Cosmetology Schools in District of Columbia
If you want to begin a career as a cosmetologist in the U.S. capital, now could be a perfect time. As of 2018, D.C. cosmetologists made an average of $39,290 per year ($18.89 per hour), which is about $15,000 more than the national average. The job is also expected to grow by 12% between 2016 and 2026, also higher than the national expectations. Though most tourists come to the city for the history, many enjoy some pampering while vacationing. Plus, the city has a population of over 700,000 people, with a larger population in the entire metro when you include the outlying neighborhoods in V.A. and M.D.—not to mention the political bigwigs who may also need help with makeup, hair, or relaxation. This means you may have quite a large client base to work with.
Washington D.C. requires 1,500 hours of training, or 500 hours plus 1,500 hours of apprenticeship practice, to qualify for licensure.
What if you want to attend cosmetology school in D.C. but work in Maryland or Virginia—or vice versa? Fortunately, you can usually take advantage of the states’ reciprocity programs to obtain a license in your employer’s location—subject to approval from the state cosmetology board of the area in which you want to work.
For example, suppose you want to obtain your cosmetologist license to work in Washington D.C., and you have your license in another state. In that case, you can apply for a license by reciprocity if you can provide a letter of good standing from a state cosmetology board that has equivalent cosmetology licensing requirements to D.C. This means you’d be eligible for a reciprocal license if you’ve completed a program that includes 1,500 or more hours of training and passed your state’s comparable licensure exam.
Maryland has similar requirements—you must have a license in another state and provide a letter of good standing that you’ve completed 1,500 or more hours of training. Virginia requires that your original licensing state has substantially equivalent cosmetology training and examinations, defined as at least 80% (1,200) of Virginia’s required 1,500 hours.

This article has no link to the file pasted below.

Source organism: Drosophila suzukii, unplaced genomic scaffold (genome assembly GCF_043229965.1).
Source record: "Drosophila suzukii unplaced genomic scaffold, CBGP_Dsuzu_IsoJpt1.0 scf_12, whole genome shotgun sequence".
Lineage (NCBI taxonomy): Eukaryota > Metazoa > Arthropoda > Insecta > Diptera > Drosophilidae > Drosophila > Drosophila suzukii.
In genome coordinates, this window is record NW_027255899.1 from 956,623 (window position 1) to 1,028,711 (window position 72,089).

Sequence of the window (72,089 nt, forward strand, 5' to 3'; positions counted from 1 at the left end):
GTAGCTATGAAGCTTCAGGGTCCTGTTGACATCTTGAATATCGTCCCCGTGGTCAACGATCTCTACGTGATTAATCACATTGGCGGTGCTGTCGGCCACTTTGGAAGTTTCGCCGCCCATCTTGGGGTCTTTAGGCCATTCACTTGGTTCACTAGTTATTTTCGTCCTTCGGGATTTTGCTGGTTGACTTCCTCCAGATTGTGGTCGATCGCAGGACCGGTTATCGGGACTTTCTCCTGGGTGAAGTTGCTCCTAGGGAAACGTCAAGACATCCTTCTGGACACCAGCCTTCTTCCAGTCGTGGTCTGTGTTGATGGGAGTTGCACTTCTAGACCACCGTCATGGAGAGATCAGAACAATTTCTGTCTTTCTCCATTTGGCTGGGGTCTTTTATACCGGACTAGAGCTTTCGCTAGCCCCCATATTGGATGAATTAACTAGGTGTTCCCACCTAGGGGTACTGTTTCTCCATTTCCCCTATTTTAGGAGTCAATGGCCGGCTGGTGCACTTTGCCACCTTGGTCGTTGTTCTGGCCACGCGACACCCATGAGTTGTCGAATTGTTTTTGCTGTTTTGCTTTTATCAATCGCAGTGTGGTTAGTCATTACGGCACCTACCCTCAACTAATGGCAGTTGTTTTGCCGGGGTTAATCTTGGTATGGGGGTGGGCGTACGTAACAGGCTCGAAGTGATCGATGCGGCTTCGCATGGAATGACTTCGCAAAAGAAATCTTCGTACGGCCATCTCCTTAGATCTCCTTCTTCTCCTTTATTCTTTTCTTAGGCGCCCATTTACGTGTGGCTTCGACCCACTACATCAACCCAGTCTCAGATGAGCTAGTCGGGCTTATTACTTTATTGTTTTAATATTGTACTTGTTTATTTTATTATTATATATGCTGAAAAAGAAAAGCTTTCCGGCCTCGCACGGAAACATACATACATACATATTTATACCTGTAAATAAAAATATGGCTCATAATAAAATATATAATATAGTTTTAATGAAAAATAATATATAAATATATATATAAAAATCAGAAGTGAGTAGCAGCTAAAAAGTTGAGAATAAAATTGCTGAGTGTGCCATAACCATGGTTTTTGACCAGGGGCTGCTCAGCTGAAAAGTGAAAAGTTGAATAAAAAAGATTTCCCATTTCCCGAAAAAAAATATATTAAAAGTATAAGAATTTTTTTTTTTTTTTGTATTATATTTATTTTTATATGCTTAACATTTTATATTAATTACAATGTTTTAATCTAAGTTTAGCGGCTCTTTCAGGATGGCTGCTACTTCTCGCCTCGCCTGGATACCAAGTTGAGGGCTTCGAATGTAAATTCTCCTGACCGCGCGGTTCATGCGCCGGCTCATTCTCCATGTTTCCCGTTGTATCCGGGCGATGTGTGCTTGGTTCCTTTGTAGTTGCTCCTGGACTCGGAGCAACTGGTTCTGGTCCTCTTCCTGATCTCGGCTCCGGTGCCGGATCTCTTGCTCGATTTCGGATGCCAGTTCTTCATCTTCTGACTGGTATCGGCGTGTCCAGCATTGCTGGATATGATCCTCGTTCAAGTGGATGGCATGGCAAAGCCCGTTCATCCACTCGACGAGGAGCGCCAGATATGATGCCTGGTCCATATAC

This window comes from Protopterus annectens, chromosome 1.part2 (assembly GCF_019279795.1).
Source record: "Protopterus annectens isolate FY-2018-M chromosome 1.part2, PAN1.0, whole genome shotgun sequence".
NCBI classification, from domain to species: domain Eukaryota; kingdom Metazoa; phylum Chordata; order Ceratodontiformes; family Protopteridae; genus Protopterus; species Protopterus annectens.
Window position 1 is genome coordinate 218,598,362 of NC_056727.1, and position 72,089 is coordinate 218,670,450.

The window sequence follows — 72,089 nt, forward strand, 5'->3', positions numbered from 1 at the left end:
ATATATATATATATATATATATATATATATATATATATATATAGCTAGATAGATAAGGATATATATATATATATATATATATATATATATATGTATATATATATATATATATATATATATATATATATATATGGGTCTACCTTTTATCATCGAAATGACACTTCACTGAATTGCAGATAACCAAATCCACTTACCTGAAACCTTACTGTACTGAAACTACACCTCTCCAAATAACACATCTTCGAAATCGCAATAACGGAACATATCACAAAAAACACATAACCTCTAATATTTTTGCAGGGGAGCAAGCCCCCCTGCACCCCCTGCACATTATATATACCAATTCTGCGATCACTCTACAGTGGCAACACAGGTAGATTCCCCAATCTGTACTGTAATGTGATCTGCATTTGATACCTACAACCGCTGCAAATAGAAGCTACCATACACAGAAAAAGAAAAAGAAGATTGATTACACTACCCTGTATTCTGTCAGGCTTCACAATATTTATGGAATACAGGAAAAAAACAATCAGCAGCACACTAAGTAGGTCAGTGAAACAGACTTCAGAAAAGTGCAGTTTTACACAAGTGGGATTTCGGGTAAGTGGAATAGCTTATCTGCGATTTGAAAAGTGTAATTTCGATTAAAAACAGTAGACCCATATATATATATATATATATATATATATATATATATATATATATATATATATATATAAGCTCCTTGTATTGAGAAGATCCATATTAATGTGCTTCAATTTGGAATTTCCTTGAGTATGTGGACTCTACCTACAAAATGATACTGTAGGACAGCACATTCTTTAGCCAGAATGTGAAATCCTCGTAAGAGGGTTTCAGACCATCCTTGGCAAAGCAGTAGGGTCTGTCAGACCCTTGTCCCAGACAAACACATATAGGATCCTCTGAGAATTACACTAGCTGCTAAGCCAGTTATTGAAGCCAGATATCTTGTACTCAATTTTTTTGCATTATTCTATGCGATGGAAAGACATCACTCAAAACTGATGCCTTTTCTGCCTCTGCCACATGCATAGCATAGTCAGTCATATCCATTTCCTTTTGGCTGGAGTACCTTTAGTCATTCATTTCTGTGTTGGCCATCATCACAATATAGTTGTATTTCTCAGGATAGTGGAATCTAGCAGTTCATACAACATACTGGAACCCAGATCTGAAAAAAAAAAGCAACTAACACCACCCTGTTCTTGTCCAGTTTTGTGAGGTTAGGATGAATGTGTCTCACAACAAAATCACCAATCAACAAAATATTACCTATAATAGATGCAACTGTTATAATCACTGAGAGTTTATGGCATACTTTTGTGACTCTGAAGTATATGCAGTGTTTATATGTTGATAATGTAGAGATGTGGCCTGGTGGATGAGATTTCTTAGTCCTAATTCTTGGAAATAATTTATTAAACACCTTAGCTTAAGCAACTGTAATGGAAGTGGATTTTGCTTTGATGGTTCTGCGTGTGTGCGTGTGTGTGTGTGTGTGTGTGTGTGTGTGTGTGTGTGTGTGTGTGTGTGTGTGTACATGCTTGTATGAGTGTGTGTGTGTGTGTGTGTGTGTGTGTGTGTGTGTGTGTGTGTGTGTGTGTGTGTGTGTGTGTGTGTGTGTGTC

Since all three states have the same number of required training hours, licensure by reciprocity may be an easy way to work in any jurisdiction in the D.C. metro area. However, each state requires an application and board review before granting a reciprocal license, so decisions are made on a case-by-case basis. Check with the relevant states’ cosmetology boards to determine your best course of action.
Washington D.C. requires 1,500 hours of training, or 500 hours plus 1,500 hours of apprenticeship practice, to qualify for licensure. (If you hope to practice in nearby Maryland or Virginia, your requirements may be different.) The schools below will all help you not only fulfill these requirements for D.C. but to prepare for your practical and written exams.
Browse our directory of cosmetology schools in District of Columbia, or skip ahead to learn about the state's cosmetology licensing requirements and job outlook.
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671 North Glebe Road Suite 1280
Arlington, VA 22203
26 East Antietam Street
Hagerstown, MD 21740
Romans Hair Empire & Beauty Academy – Accredited
Front Royal, VA 22630
You must attend school in the state you want to practice in. Most states require that you graduate from an accredited school. Learn more about the requirements in your state.